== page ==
The Art of Fatherhood

“Hey guys, how were oceans made?”

When one of our daughter’s classic, epic questions swirled from the back seat of the car to the front, then danced around our heads, I could do little more than smile, take a deep breath, and hope with every ounce of my being that it would land squarely on the shoulders of my husband.

Being sleep-deprived from our puppy’s middle-of-the-night antics, I could barely muster up enough energy to go get coffee, let alone have a deep, philosophical conversation about the universe. I had the patience of a flea.

I sat there waiting, and silently willing my husband to come up with a brilliant answer, so I wouldn’t have to. When he finally began, “Well sweetie, that is one of life’s great questions…” then launched into an exquisite dissertation about philosophy, religion and scientific theory, my eyes brimmed with tears.

Those words spilling from his mouth reminded me once again why I love this man so much, and why he is the epitome of a rock star father and husband.

It also made me appreciate just how “present” Jeffrey is in our daughter’s life. I don’t remember ever having a deep, philosophical conversation with my dad—at least nothing more profound than, “Rocky road or vanilla?” In fact, my dad never did any of the things Jeffrey does with our daughter. He never helped me with my homework, read to me, organized play dates, or took me on bike rides. Nor did he cook meals, help plan birthday parties, do artwork with me, set up lemonade stands, or take me on special dates. And the thought of him being a room parent or a chaperone on a school field trip? That makes me laugh out loud. I don’t think he even knew my teachers’ names.

Photo of a father and daughter riding bikesPhoto of a father and daughter playing basketballFather and daughter doing potteryPhoto of a father and daughter at HalloweenFather room parent at schoolPhoto of a father and daughter doing homework

But here’s the thing: I have nothing but fond memories of my dad and my childhood. Even though he was far from perfect and far from uber involved, I felt loved and nurtured by him. I don’t know if that’s the magic of a father or if that’s how I choose to remember him. Whatever the case, on this Father’s Day, I send a big shout out to my dad, the first man in my life who made me feel strong, smart and special.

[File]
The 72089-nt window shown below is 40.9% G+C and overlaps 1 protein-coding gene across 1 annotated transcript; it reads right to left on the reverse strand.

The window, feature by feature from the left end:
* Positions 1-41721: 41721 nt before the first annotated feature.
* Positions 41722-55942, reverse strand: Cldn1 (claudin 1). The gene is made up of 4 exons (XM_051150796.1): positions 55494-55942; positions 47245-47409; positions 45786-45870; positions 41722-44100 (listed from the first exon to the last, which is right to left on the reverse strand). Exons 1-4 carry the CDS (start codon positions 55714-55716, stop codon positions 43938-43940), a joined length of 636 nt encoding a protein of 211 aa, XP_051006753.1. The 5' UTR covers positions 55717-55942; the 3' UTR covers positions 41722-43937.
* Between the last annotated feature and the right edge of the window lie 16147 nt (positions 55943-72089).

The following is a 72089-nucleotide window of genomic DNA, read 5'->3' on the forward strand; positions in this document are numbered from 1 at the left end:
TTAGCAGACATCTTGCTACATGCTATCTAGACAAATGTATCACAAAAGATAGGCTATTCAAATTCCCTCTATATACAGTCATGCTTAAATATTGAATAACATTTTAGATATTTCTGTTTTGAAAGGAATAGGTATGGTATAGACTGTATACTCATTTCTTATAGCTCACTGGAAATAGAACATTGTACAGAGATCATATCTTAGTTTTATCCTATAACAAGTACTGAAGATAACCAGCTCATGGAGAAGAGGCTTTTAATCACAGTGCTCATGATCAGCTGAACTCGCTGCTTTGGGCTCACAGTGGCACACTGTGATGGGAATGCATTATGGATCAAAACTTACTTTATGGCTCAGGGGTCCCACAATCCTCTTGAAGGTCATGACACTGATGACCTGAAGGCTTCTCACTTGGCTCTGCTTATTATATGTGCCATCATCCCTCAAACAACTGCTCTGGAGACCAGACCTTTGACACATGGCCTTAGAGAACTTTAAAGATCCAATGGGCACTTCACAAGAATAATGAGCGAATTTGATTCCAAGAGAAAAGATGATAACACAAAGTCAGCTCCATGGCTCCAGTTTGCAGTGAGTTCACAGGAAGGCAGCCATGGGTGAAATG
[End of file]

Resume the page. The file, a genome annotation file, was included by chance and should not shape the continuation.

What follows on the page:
I celebrate not only who he was and how hard he worked, but the impact he made on my life. Not only did he always treat me like an equal to my three older brothers, but he instilled in me a work ethic that has stayed with me my whole life. Most importantly, he believed in me—no matter what crazy idea I chased after—like figuring out how to get myself through college, even though he knew he wouldn’t be around to help me pay for it.

Photo of father and daughter at the beachFather and daughter fishing

Photo of dad and kids at beachDad wasn’t a gushy guy. In fact, I’m not sure I ever heard him say, “I love you.” It didn’t matter though; I knew he did.

The last five words he uttered to me before he died summed up his style and our relationship best. He simply smiled through the pain and morphine and said, “You are a tough bird,” which translated to: “I love you, be strong, and carry on. I know you will be fine without me.”

I’ve leaned on those simple five words many times over the years, and because of them I’ve always known I could stand on my own two feet and take on life’s adventures without being afraid.

A father’s words can be profoundly powerful. I can only imagine the strength our daughter is soaking up from Jeffrey. She may not fully understand or appreciate all that her daddy-o does or says quite yet, but I have no doubt it’s all sinking into the right places, slowly building a foundation that will support her throughout her life.

So here’s to you, my rock star husband. Thank you for being the person you are and for making fatherhood a priority. Thank you for answering the tough questions when I haven’t had my coffee, and thank you for always making our daughter feel strong, smart and special.

I know the world is your canvas. The fact that you have chosen to create your most meaningful art right here at home means everything.

Happy Father’s Day.

26 thoughts on “The Art of Fatherhood

  1. Just lovely, Becky. :) What a nice Father’s Day gift for Jeffrey — this post you wrote for him! And I really enjoyed seeing the pictures of Jeffrey and Olivia together. They just seem to “fit.” Happy, comfortable and respectful. And you are right! He is a very involved dad. Though on the other end of things, it was nice to read about the different relationship you had with your own father. I can feel your love for him, too, coming through your words. This line, “it’s all sinking into the right places, slowly building a foundation that will support her throughout her life” is something I wish more parents would think about more often. As you know, with children everything you say and do gets “in there” and it sounds like your little girl is just filling up with love. Happy belated Father’s Day to Jeffrey!

    • Thank you, Melissa. I’m glad this post resonated with you. Jeffrey has been on endless adventures around the world, but parenting has been the greatest adventure of all–for both of us. I’m grateful he’s fully involved so he doesn’t miss out, and so Olivia always remembers the love and support of her daddy-o. I thoroughly enjoyed your Father’s Day post too. We are two lucky chiquitas.